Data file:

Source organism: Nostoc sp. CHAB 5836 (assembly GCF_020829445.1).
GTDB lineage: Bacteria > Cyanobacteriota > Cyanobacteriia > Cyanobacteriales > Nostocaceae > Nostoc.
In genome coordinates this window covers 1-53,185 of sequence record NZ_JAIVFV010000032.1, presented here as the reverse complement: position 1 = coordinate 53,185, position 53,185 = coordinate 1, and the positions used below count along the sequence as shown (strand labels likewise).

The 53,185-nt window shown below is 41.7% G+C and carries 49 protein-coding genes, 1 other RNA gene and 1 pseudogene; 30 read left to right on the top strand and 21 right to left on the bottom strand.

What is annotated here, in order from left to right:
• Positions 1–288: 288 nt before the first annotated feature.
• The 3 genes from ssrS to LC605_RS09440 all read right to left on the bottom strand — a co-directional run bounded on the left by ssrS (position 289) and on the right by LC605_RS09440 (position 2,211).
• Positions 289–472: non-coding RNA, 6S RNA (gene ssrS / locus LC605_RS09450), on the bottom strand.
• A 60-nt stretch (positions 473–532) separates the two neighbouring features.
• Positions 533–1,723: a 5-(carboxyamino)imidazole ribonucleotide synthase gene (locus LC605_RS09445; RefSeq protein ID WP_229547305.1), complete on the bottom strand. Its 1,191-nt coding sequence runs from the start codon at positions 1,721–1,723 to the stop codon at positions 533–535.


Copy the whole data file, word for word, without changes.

Source organism: Nostoc sp. CHAB 5836 (assembly GCF_020829445.1).
GTDB lineage: Bacteria > Cyanobacteriota > Cyanobacteriia > Cyanobacteriales > Nostocaceae > Nostoc.
In genome coordinates this window covers 1-53,185 of sequence record NZ_JAIVFV010000032.1, presented here as the reverse complement: position 1 = coordinate 53,185, position 53,185 = coordinate 1, and the positions used below count along the sequence as shown (strand labels likewise).

The 53,185-nt window shown below is 41.7% G+C and carries 49 protein-coding genes, 1 other RNA gene and 1 pseudogene; 30 read left to right on the top strand and 21 right to left on the bottom strand.

What is annotated here, in order from left to right:
• Positions 1–288: 288 nt before the first annotated feature.
• The 3 genes from ssrS to LC605_RS09440 all read right to left on the bottom strand — a co-directional run bounded on the left by ssrS (position 289) and on the right by LC605_RS09440 (position 2,211).
• Positions 289–472: non-coding RNA, 6S RNA (gene ssrS / locus LC605_RS09450), on the bottom strand.
• A 60-nt stretch (positions 473–532) separates the two neighbouring features.
• Positions 533–1,723: a 5-(carboxyamino)imidazole ribonucleotide synthase gene (locus LC605_RS09445; RefSeq protein ID WP_229547305.1), complete on the bottom strand. Its 1,191-nt coding sequence runs from the start codon at positions 1,721–1,723 to the stop codon at positions 533–535.